(The following post includes a look into my trouble psyche. There will be proof that I suffer from delusions of granduer, boredom and love of all things southern. Thank you ahead of time for not calling the authorities as you surely will gather I am not sane enough to care for my children.)
Tonight I recieved this message in my email…
Southern Living (livehealthyblog) is now following your tweets on Twitter.
Lawd, have mercy.
I got the vapors.
Where’s a brown paper bag when you need one?
I had to place the back of my hand on my forehead and swoon.
Does anyone hand out brown paper bags anymore????
Southern Living is the epitome of all that is well and good in the southern world. The southern woman’s bible and best friend. The holy grail.
(Insert pipe organ music)
I have read Southern Living since I was knee high to a grasshopper. It’s still a staple in my house and my kids love looking at all the recipes.
Suddenly my mind was filled with dreams of being showcased in Southern Living. I would be famous and adored and worshipped by every man, woman and child south of the Mason-Dixon line.
(Insert bluegrass music)
I also had a sudden urge to tease my hair really big.
I told my husband he better have sex with me now so he could brag to everyone abouting sleeping with someone famous. He laughed so hard he fell off the bed.
Seeing as I’ve already been featured as one cover girl, I didn’t see Southern Living as that much of a stretch.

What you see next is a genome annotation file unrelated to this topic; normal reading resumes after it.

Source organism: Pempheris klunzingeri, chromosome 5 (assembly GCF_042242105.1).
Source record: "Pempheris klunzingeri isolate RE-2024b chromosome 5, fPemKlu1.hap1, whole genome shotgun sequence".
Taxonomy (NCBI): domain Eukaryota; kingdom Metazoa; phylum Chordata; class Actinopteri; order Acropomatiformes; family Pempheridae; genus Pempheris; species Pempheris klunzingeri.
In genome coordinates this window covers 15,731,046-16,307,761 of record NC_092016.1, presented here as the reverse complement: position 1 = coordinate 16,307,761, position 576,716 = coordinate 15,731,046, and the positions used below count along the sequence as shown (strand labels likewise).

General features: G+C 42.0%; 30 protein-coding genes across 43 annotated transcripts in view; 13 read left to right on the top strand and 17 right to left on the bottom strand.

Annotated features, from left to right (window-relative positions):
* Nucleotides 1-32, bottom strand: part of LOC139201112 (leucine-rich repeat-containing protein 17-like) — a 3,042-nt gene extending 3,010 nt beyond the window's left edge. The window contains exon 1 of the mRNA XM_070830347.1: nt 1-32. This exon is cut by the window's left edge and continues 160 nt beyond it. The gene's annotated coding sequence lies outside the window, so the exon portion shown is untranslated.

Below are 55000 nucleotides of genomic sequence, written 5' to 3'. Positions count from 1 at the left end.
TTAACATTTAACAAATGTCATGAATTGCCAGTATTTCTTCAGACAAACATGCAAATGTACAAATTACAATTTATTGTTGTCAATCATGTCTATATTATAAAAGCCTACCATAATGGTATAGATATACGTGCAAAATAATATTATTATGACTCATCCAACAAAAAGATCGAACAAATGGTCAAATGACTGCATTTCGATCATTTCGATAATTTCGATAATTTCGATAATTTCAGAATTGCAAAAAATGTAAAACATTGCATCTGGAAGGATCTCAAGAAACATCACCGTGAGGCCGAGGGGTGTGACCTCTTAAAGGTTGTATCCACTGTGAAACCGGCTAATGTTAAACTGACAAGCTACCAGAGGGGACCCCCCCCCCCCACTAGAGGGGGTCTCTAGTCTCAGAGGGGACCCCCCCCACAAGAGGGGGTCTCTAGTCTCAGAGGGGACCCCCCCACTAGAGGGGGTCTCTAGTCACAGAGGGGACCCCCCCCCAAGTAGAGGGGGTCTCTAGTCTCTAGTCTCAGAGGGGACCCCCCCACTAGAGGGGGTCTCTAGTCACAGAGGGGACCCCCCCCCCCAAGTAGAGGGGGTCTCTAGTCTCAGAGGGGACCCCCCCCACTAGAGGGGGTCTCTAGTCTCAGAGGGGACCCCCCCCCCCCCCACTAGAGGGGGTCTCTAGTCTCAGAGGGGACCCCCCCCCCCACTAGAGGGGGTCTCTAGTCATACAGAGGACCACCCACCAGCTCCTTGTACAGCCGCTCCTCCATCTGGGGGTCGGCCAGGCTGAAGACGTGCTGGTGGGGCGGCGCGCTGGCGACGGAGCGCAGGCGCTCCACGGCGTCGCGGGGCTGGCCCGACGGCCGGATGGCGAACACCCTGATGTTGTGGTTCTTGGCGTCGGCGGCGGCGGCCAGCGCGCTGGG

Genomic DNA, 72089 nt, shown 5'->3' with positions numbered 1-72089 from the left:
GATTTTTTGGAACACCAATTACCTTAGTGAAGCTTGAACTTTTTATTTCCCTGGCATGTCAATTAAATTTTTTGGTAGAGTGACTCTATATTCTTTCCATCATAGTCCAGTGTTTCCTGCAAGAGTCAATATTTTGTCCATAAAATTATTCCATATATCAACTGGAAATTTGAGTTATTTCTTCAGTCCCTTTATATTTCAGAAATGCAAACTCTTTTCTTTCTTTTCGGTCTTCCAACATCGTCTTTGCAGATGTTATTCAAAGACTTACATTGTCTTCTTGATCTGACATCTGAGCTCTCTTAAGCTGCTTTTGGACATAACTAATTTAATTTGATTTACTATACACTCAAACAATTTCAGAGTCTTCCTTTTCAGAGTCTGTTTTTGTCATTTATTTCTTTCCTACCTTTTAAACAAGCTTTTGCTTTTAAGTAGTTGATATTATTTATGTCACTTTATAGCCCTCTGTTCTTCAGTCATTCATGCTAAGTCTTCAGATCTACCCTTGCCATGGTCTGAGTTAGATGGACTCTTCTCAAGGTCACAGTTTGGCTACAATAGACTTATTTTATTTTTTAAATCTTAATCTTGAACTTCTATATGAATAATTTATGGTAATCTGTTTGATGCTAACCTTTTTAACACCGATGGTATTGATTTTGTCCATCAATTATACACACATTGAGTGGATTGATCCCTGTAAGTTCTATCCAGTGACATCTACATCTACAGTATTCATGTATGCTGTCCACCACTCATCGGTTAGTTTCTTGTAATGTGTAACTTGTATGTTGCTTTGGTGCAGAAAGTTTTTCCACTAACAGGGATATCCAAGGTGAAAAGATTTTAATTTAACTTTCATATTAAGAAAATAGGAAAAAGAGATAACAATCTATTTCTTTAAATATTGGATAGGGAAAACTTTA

Anyway, a girl can dream.
In the bizarre instance that Southern Living ever checks me out, I am including my recipe for Seafood Gumbo. The only reason I’m giving it out is that soon you will be reading my recipes in the magazine and I won’t have to include it in my impending cookbook.
(Again, insert pipe organ music)
This recipe seems difficult but it’s not. A large number of ingredients are required and I recommend getting everything ready before you start. If you live in a rural area as I do, it’s not always easy to find fresh herbs. You can substitute dried but be sure to cut the measurements down to a 1/3.
Roux- 1/2 cup flour
1/2 cup oil
Soup- 1/2 cup chopped onions
1/4 cup chopped green onion
1/2 Tbsp salt
1 can whole tomatoes
1 Tbsp minced shallots
1/2 lb diced grouper or sea bass
1/2-1 tsp hot pepper sauce
1 Tbsp fresh basil
1 tsp fresh oregano
1 tsp fresh thyme
2 tsp Creole seasoning (more to taste for your preference)
1/2 lb fresh peeled shrimp
1/2 lb crab meat
4 cups cooked, warm rice
1/4 cup chopped celery
1/4 cup chopped red peppers
1/8 tsp black pepper
2 Tbsp minced garlic
2 qts chicken stock
1 tsp Worchestshire sauce
6 bay leaves
1 lb Andouille sausage
First, you need to make the roux. Take a medium size cast iron skillet and heat oil on high until almost smoking. This is essential. Get it hot. Add flour and whisk continuously until it achieves a dark, mahogany color. This will take anywhere from 6 to 12 minutes depending on temperature.
Once desired color develops, add onions, celery and red/green peppers. Saute 1 minute. Add salt and pepper, tomatoes, garlic and shallots. Saute 4 minutes. Add stock, fish, Worchestershire sauce, hot pepper sauce, bay leaves, basil, oregano and thyme.
Bring to a boil and cook on high heat for 8 minutes. Stir occasionally. Reduce heat to medium and add Creole seasoning. After a few minutes, reduce heat to low and simmer at least 15 minutes.
Turn heat back to high adding shrimp, crab and Andouille sausage. Cook for 5 minutes.
Lower heat and simmer until ready to serve over warm rice.